I do not see conflicting testimony here, just different facts of the same story. As in one may leave out the wise men altogether. Doesn't make it wrong, just incomplete. Neither testimony ever claimed to be all inclusive.

Schabesbert
10-28-2011, 15:53
OK

They went to Bethlehem to register/paytax/etc. and Mary gave birth to Jesus.

On the night of the birth the Angel appeared to the Shepherd and he came into see Christ.

They stayed in Bethlehem for quite awhile. A year sounds about right and they were visited by the 3 wise men about a year after the birth. That is why Herod was going after all children 2 years and under, not just the infants.

I do not see conflicting testimony here, just different facts of the same story. As in one may leave out the wise men altogether. Doesn't make it wrong, just incomplete. Neither testimony ever claimed to be all inclusive.
I agree almost totally. I don't see the divergence.

But, as far as the year goes, that's speculation. It could have been much less than that, and Herod was just playing it "safe."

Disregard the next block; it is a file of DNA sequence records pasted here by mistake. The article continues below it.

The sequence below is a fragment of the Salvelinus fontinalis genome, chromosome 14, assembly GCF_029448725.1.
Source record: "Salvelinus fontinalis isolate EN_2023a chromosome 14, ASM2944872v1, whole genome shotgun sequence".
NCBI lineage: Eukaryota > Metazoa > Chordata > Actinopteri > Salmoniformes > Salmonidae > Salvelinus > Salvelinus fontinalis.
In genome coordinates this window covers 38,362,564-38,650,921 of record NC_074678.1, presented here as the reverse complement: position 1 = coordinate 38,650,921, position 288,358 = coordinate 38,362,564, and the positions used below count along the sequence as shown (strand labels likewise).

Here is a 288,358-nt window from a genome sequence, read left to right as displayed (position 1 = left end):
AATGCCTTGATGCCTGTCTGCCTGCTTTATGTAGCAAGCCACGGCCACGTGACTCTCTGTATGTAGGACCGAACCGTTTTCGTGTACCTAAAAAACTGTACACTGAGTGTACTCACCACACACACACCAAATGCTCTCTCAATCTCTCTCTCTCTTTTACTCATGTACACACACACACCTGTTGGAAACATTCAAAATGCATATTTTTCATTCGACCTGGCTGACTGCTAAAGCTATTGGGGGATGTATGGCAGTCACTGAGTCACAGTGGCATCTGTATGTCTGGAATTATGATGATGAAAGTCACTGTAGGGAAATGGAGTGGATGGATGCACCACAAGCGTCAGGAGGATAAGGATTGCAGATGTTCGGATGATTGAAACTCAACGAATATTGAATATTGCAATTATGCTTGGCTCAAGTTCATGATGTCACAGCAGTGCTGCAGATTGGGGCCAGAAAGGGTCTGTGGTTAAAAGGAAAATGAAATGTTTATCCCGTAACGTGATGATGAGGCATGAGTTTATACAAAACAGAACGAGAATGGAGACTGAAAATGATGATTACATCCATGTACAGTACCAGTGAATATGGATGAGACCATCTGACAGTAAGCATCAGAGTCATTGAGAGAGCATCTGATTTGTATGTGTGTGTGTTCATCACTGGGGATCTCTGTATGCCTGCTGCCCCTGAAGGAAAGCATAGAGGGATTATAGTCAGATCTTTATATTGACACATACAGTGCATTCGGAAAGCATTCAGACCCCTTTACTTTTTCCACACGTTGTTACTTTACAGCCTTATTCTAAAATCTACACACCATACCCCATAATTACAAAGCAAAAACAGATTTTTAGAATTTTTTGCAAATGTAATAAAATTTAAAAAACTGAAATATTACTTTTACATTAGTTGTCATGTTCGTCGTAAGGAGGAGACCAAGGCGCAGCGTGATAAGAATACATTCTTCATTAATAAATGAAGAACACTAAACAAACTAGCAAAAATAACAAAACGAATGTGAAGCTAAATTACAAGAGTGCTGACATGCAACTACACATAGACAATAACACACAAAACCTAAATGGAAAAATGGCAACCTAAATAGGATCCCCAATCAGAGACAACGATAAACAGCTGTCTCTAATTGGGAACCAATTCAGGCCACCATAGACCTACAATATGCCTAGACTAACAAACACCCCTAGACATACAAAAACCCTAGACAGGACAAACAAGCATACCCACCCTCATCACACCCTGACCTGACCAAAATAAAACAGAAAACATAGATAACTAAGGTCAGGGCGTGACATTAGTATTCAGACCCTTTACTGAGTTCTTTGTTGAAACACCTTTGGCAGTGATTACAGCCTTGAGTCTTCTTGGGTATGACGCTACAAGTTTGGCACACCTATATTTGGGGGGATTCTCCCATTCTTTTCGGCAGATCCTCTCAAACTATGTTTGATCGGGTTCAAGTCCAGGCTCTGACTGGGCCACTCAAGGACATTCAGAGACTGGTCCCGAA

Around here, there was a law that cashiers had to card everyone "30 and younger" when buying beer. Now, they've actually extended this so that they have to card everyone, without exception. Even octogenarians.

Herod could have been doing something along these lines, assuming that some of his soldiers, almost universally bachelors with absolutely NO experience with babies, would be easily fooled. The only down side, from his perspective, was killing of a few more babies; what did he care?

lomfs24
10-28-2011, 15:53
Luke 2:39 though, says that when Joseph and Mary had performed everything according to the law of the Lord, they returned to Galilee, to their town of Nazareth.

Everything according to the law. The registration/paying taxes/ purification of Mary. Which if I remember right the purification for a woman who had given birth was 7 days. Luke specifically says that they went back home to Nazareth. Doesn't say they hung around Bethlehem for a year or for any extended time for that matter. And it certainly doesn't say anything about Egypt.

Unless you read into it so it says what you want it to say. Whereas, Matthew indicates they lived in Bethlehem. And later were forced to go to Nazareth because they couldn't come back to Bethlehem from Egypt. The time lines don't match up.

lomfs24
10-28-2011, 16:10